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Facebook, Amazon and Others Small Business Grants Programs During COVID-19

In Part 1 of our Small Business Grants Program, we reviewed the Google Shopping Listing Grants and other changes announced by Google this week to help small businesses during COVID-19.

In this article, we are going to review how other Fortune 100’s are responding to the crisis.

Facebook Offers $100 Million In Small-Business Grants 

Facebook is joining the long list of companies supporting small business during COVID-19 and offering cash grants and advertising credits to assist those whose revenues have been directly impacted by the global pandemic.

The deadline to apply is Wednesday, May 6 at 11:59p ET, but it’s recommended that you submit applications as soon as possible.

To learn more, visit Facebook’s Small Business Grants Program page and apply here.

Up to 30,000 eligible small businesses in more than 30 countries where Facebook operates will be able to receive the grant. To be eligible to apply, your business must:

  • Have between 2 and 50 employees
  • Have been in business for over a year
  • Have experienced challenges from COVID-19
  • Be in or near a location where Facebook operates

Local Banks & Other Lenders Small Business Assistance Programs

Many financial institutions have offered deferment and forbearance to business loan and residential mortgage customers having trouble making payments. Check Forbes’ list of banks offering relief. You can also search for your bank on the American Bankers Association’s ongoing A-Z list of coronavirus response programs.

Amazon Neighborhood Offers $5 Million in Small Business Relief Funds

If you are a business that was impacted by COVID-19 in the Bellevue, Wash. and the South Lake Union and Regrade neighborhoods of Seattle — particularly “main street” businesses and those that rely on foot traffic — can apply online for a grant from Amazon’s $5 million fund. Amazon will then review your application and determine on a case-by-case basis the amount of the grant your business may qualify for. Keep in mind that only businesses with 50 employees or less, or that take in less than $7 million in annual revenue will qualify according to their guidelines.

What to do Next:

Begin gathering all the necessary documents to start the application process:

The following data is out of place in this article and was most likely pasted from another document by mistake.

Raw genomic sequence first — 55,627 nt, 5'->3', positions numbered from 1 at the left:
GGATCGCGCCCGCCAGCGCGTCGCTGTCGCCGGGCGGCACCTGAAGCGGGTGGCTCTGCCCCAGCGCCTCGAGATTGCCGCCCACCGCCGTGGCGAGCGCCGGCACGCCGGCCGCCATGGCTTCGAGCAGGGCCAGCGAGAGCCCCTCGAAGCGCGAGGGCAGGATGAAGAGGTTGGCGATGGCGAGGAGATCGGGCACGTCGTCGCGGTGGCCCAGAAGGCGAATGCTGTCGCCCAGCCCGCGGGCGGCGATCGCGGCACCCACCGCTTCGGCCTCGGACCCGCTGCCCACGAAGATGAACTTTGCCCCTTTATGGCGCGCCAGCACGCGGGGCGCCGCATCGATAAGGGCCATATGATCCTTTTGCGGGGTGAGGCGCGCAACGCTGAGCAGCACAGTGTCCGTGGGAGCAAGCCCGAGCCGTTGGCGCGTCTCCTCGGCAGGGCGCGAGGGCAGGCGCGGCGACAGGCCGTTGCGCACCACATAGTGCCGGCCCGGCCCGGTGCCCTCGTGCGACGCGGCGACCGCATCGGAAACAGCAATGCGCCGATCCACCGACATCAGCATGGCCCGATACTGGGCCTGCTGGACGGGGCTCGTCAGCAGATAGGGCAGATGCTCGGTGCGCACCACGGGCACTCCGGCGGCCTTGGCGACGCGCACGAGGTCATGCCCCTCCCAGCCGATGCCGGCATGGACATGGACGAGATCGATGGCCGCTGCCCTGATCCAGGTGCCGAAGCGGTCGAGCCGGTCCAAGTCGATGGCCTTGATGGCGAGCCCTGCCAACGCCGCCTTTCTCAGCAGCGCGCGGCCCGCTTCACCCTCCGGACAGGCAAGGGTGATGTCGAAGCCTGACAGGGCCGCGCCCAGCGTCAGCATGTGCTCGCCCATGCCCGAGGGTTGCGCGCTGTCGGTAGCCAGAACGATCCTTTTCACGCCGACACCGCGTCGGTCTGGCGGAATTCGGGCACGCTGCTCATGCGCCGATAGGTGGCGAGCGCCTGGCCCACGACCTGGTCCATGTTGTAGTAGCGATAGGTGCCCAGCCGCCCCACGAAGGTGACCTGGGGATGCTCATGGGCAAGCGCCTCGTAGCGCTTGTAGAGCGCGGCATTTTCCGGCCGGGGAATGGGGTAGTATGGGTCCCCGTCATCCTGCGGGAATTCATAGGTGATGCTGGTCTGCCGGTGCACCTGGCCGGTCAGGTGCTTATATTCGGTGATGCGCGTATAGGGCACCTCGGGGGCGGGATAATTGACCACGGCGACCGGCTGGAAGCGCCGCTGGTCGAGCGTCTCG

• Federal Employer Identification Number (FEIN)
  • Partnership documents
  • Business license
  • Proof of incorporation
  • Official business registration
  • Contact information
  • Brief summary about your business
  • Explanation of how you would use the cash grant
  • And begin applying

Good luck and we are all rooting for our country to come out of this as quickly as possible!

Do you need help setting up your Facebook or Amazon Ads?

Please reach out to us if you need any help setting up or overseeing your Google Shopping campaigns by connecting with us. We are here to help you in any way we can.

Google Shopping – Small Business Grants Programs During COVID-19

A crisis always brings people together.  It brings out the best in us.  From surges in solidarity to wider acceptance to more overall tolerance. These simple facts have been confirmed by more solid evidence than almost any other scientific insight and now, more than ever, in the middle of an unprecedented pandemic, it’s imperative that we all remember this. 

Just as an additional $310 billion Paycheck Protection Program (PPP) and Economic Injury Disaster Loan (EIDL) stimulus packages have been passed and officially signed by the President today, Google and Facebook are rolling out their own small business relief grants.

It doesn’t surprise us that Big Tech and other U.S. Fortune 100’s are rolling up their sleeves to help main street businesses continue to operate while coping with world-wide change across all sectors of professional and personal life. We are, after all, in this together!

In this article, we are going to cover Google Shopping Small Business Grants and how they may impact your current ad spend on the platform.

Big News from both Google and Facebook Tech Giants in response to the COVID-19 pandemic:

In response to COVID-19, both Google and Facebook have announced this week changes to their ad platforms to help small businesses through these tough times.

Below is an overview of how these new developments can help your small business.

Google Shopping Platform:

“Beginning next week, search results on the Google Shopping tab will consist primarily of free listings, helping merchants better connect with consumers, regardless of whether they advertise on Google,” Bill Ready, President of Commerce, said on Google’s blog. “With hundreds of millions of shopping searches on Google each day, we know that many retailers have the items people need in stock and ready to ship, but are less discoverable online.”

An important note here is that this does not affect text ads in Google Search, Display ads, Remarketing ads, YouTube ads, or mobile ads. Those platforms will remain the same.

The change is only for the Product Listing Ads (PLAs) on Google’s Shopping tab of the search results.